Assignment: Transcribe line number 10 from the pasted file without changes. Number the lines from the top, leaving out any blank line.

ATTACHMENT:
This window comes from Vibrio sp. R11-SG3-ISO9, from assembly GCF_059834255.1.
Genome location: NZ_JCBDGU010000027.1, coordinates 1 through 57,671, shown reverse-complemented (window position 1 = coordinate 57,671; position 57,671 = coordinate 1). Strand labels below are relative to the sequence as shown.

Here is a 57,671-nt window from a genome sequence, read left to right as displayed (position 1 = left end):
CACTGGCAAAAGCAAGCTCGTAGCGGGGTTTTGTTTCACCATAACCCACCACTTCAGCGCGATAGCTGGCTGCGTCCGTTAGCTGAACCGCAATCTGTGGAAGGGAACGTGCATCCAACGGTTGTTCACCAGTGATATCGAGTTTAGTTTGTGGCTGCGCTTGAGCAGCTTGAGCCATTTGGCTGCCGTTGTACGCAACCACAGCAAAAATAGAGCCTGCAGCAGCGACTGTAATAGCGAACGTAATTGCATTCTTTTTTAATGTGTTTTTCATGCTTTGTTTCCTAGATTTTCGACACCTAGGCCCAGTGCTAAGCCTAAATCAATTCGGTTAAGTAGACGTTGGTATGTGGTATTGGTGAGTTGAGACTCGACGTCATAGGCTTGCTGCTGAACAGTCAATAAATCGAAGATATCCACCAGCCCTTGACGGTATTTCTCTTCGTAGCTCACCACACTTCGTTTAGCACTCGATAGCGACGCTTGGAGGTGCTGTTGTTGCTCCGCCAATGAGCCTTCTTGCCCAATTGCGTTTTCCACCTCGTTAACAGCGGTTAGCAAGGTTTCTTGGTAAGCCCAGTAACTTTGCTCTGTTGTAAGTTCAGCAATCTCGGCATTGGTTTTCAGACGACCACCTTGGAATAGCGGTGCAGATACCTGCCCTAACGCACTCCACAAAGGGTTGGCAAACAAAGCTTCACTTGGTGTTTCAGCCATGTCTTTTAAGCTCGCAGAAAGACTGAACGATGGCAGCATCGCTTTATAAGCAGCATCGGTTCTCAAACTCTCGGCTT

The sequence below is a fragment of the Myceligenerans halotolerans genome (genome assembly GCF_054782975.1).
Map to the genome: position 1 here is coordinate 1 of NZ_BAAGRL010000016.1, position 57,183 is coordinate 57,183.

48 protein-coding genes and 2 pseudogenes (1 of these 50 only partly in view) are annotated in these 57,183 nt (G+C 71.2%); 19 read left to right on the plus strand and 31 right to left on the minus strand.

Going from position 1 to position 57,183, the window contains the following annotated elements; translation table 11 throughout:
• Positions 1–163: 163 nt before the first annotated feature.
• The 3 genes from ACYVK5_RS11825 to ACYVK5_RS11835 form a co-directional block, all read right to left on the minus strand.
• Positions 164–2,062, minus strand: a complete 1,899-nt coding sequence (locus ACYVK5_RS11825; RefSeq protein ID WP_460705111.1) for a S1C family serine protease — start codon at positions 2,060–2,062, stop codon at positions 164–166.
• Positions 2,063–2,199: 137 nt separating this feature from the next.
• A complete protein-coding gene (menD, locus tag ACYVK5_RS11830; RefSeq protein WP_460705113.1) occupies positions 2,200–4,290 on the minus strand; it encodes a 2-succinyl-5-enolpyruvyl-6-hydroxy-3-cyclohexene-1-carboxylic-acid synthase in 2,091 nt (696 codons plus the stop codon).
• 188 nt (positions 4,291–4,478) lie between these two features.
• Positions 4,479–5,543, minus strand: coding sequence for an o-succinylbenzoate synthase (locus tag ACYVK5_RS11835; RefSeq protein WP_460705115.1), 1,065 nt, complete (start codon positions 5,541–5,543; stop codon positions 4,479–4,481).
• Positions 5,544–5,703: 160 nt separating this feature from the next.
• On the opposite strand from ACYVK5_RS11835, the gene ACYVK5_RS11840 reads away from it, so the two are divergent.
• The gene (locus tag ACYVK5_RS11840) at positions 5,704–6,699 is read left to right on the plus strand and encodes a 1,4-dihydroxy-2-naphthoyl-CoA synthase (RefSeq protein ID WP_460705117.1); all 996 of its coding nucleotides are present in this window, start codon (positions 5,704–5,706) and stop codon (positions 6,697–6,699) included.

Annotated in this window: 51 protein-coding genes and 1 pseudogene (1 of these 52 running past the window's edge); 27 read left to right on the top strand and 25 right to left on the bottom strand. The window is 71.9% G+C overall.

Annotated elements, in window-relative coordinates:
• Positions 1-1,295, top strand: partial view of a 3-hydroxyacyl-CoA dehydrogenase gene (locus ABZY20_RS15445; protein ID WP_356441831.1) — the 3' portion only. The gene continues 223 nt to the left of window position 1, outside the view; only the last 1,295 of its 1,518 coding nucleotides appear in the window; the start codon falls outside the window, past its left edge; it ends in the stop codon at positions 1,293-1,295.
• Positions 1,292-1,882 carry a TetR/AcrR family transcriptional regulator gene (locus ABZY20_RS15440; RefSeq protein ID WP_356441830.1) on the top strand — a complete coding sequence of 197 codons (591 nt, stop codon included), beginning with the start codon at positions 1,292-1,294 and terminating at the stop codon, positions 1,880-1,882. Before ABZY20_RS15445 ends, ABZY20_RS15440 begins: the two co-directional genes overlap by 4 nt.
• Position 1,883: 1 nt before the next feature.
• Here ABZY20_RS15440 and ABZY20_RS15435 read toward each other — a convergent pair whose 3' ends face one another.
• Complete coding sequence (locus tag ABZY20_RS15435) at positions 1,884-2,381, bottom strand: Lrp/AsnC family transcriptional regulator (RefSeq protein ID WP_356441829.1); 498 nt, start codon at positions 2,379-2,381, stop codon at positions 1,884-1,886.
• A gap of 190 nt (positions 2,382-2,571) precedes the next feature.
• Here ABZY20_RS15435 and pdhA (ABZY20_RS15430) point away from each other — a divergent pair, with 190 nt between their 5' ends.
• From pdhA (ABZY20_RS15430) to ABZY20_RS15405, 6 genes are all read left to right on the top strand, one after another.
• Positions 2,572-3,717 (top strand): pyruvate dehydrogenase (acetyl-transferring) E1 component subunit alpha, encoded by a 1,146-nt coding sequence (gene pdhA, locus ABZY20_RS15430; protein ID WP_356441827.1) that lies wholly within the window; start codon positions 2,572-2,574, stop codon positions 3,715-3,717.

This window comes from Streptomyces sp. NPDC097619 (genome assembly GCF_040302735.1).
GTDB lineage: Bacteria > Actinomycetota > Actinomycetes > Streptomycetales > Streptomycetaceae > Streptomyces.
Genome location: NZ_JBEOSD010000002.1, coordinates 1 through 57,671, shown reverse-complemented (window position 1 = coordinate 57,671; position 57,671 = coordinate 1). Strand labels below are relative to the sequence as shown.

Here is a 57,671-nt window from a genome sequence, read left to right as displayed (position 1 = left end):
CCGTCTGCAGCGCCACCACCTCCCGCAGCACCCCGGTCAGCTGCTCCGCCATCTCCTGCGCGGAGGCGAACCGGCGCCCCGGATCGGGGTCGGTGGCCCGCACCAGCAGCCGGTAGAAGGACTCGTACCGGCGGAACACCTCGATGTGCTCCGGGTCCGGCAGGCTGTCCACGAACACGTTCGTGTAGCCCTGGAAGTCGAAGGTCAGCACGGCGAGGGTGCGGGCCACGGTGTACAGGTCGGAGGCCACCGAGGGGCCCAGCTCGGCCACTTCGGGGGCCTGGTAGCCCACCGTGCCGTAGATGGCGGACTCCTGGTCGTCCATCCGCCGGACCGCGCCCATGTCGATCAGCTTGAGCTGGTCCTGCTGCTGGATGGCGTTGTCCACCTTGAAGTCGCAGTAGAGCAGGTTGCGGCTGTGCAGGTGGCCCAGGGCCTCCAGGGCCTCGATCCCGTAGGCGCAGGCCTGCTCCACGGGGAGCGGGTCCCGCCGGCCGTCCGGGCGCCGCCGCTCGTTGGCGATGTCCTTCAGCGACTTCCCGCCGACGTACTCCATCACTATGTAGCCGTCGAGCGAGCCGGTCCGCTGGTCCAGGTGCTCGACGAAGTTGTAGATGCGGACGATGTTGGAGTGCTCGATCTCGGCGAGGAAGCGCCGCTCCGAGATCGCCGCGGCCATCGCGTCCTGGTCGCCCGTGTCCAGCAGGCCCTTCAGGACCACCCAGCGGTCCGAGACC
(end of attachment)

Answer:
• The 3 genes from ACYVK5_RS11825 to ACYVK5_RS11835 form a co-directional block, all read right to left on the minus strand.